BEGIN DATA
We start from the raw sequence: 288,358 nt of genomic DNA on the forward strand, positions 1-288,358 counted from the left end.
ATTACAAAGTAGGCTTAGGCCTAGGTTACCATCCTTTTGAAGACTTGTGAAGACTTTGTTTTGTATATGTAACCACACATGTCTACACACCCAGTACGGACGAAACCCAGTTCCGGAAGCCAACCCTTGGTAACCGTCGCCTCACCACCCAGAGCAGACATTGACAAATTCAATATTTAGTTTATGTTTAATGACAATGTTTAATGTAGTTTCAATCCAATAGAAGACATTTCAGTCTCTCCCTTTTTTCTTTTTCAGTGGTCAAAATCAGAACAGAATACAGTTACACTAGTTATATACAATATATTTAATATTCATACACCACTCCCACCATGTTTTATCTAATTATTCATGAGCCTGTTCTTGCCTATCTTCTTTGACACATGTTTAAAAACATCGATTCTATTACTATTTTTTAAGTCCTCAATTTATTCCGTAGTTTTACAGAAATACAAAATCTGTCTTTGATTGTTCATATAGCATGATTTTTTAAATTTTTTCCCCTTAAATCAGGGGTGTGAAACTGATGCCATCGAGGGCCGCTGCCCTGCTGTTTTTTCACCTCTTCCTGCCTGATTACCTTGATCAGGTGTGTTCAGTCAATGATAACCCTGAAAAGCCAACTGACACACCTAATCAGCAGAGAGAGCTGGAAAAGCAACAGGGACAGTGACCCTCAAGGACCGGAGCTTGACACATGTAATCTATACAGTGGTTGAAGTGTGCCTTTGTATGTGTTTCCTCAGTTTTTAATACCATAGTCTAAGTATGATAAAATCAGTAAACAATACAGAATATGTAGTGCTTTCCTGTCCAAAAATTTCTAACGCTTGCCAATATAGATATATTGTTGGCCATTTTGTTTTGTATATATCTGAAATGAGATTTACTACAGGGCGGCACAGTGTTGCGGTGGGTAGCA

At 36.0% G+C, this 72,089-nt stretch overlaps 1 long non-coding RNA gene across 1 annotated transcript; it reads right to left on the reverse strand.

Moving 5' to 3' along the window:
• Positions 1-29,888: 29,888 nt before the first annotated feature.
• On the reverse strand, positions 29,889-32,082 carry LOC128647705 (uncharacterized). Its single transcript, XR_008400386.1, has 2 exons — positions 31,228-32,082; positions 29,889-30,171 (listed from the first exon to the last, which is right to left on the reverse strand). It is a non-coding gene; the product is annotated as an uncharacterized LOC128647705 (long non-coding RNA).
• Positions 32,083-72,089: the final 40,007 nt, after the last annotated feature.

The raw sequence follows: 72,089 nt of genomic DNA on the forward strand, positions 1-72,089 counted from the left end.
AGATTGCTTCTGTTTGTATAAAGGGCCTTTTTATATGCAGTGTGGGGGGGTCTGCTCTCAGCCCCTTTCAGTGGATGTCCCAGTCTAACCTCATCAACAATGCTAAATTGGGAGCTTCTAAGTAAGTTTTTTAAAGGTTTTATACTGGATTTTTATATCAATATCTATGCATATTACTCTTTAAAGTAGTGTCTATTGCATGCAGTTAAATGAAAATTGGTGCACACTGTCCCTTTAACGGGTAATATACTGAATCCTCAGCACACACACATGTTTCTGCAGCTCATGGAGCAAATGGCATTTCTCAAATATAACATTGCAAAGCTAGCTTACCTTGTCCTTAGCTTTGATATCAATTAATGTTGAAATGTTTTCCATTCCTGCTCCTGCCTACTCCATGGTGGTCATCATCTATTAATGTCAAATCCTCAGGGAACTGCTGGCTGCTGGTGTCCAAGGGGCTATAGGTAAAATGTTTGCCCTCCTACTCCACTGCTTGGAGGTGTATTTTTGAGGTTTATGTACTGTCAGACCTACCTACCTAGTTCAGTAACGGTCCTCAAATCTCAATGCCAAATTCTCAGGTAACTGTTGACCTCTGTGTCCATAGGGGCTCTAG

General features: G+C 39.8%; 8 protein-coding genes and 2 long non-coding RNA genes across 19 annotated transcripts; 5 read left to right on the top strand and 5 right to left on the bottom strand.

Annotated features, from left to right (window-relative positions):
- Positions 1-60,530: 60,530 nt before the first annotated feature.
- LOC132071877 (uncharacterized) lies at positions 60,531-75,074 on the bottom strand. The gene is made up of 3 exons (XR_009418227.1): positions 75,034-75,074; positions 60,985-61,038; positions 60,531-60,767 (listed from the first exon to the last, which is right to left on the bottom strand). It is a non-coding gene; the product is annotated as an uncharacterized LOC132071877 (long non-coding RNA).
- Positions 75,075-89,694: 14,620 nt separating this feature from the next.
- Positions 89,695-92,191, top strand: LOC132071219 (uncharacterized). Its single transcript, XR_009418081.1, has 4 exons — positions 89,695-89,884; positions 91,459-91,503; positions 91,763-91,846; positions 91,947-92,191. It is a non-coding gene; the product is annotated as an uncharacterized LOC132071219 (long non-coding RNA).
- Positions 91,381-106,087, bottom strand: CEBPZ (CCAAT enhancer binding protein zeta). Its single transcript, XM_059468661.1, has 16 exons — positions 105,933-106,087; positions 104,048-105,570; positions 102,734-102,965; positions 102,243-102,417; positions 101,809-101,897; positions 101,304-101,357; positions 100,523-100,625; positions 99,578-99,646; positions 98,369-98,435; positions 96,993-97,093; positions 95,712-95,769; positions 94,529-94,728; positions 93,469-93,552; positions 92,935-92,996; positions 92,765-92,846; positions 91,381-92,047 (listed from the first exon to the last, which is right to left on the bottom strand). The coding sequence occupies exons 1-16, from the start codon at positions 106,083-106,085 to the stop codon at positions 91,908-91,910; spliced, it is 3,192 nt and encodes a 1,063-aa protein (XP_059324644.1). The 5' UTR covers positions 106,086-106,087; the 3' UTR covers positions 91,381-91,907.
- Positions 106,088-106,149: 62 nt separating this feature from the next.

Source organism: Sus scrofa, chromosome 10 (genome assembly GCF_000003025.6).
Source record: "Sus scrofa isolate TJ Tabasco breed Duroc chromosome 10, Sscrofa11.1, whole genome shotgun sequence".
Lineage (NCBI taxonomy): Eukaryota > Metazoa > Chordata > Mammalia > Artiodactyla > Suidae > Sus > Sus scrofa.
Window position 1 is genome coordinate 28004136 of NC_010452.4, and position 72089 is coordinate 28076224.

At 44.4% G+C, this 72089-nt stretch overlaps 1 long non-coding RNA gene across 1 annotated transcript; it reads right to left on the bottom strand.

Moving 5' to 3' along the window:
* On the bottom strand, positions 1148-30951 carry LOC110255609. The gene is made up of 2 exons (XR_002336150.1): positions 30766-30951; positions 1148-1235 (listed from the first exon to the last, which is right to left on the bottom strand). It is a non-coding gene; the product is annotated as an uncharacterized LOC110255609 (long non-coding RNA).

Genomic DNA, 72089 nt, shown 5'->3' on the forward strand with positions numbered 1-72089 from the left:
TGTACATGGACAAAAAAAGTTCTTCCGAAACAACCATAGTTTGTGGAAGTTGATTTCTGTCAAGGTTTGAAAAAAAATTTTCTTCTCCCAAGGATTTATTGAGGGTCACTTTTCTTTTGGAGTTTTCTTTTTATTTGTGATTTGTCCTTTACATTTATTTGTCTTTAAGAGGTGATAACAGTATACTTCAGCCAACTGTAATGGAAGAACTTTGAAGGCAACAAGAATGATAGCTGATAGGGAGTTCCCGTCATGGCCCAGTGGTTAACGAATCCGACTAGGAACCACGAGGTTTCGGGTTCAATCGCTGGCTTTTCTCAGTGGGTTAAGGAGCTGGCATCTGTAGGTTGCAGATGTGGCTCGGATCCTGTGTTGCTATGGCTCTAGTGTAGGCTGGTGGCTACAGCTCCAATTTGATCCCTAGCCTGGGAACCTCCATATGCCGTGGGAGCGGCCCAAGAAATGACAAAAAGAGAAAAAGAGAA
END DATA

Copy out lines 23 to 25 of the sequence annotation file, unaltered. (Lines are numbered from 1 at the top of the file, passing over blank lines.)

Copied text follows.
Moving 5' to 3' along the window:
* On the bottom strand, positions 1148-30951 carry LOC110255609. The gene is made up of 2 exons (XR_002336150.1): positions 30766-30951; positions 1148-1235 (listed from the first exon to the last, which is right to left on the bottom strand). It is a non-coding gene; the product is annotated as an uncharacterized LOC110255609 (long non-coding RNA).

Genomic DNA, 72089 nt, shown 5'->3' on the forward strand with positions numbered 1-72089 from the left: